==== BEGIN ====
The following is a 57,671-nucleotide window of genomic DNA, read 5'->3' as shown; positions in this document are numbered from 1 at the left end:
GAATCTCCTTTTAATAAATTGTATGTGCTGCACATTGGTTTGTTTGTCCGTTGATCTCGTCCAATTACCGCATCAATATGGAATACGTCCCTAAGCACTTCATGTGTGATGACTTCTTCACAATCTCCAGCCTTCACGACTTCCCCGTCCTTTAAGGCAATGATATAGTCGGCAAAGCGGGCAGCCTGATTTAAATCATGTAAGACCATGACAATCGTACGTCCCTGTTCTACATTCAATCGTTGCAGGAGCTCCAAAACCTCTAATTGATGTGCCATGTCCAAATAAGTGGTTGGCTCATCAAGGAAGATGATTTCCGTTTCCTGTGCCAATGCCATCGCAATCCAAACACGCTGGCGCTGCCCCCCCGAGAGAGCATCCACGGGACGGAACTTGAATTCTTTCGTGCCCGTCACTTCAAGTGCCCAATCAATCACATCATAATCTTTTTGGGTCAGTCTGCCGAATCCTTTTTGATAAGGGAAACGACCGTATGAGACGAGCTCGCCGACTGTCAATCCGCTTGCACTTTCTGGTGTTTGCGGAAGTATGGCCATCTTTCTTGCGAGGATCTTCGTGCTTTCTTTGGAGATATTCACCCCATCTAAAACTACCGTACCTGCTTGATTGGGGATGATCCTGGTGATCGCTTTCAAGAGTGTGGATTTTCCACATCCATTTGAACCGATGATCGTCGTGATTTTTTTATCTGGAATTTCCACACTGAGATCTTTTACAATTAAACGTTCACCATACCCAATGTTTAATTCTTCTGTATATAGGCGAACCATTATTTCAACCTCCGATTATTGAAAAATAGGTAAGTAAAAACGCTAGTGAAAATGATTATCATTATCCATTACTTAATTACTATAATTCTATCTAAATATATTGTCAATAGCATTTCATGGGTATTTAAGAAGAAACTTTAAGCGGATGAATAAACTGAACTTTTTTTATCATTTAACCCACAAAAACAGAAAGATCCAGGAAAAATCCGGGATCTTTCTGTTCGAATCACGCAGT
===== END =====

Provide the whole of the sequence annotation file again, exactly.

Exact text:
The following is a 57,671-nucleotide window of genomic DNA, read 5'->3' as shown; positions in this document are numbered from 1 at the left end:
GAATCTCCTTTTAATAAATTGTATGTGCTGCACATTGGTTTGTTTGTCCGTTGATCTCGTCCAATTACCGCATCAATATGGAATACGTCCCTAAGCACTTCATGTGTGATGACTTCTTCACAATCTCCAGCCTTCACGACTTCCCCGTCCTTTAAGGCAATGATATAGTCGGCAAAGCGGGCAGCCTGATTTAAATCATGTAAGACCATGACAATCGTACGTCCCTGTTCTACATTCAATCGTTGCAGGAGCTCCAAAACCTCTAATTGATGTGCCATGTCCAAATAAGTGGTTGGCTCATCAAGGAAGATGATTTCCGTTTCCTGTGCCAATGCCATCGCAATCCAAACACGCTGGCGCTGCCCCCCCGAGAGAGCATCCACGGGACGGAACTTGAATTCTTTCGTGCCCGTCACTTCAAGTGCCCAATCAATCACATCATAATCTTTTTGGGTCAGTCTGCCGAATCCTTTTTGATAAGGGAAACGACCGTATGAGACGAGCTCGCCGACTGTCAATCCGCTTGCACTTTCTGGTGTTTGCGGAAGTATGGCCATCTTTCTTGCGAGGATCTTCGTGCTTTCTTTGGAGATATTCACCCCATCTAAAACTACCGTACCTGCTTGATTGGGGATGATCCTGGTGATCGCTTTCAAGAGTGTGGATTTTCCACATCCATTTGAACCGATGATCGTCGTGATTTTTTTATCTGGAATTTCCACACTGAGATCTTTTACAATTAAACGTTCACCATACCCAATGTTTAATTCTTCTGTATATAGGCGAACCATTATTTCAACCTCCGATTATTGAAAAATAGGTAAGTAAAAACGCTAGTGAAAATGATTATCATTATCCATTACTTAATTACTATAATTCTATCTAAATATATTGTCAATAGCATTTCATGGGTATTTAAGAAGAAACTTTAAGCGGATGAATAAACTGAACTTTTTTTATCATTTAACCCACAAAAACAGAAAGATCCAGGAAAAATCCGGGATCTTTCTGTTCGAATCACGCAGT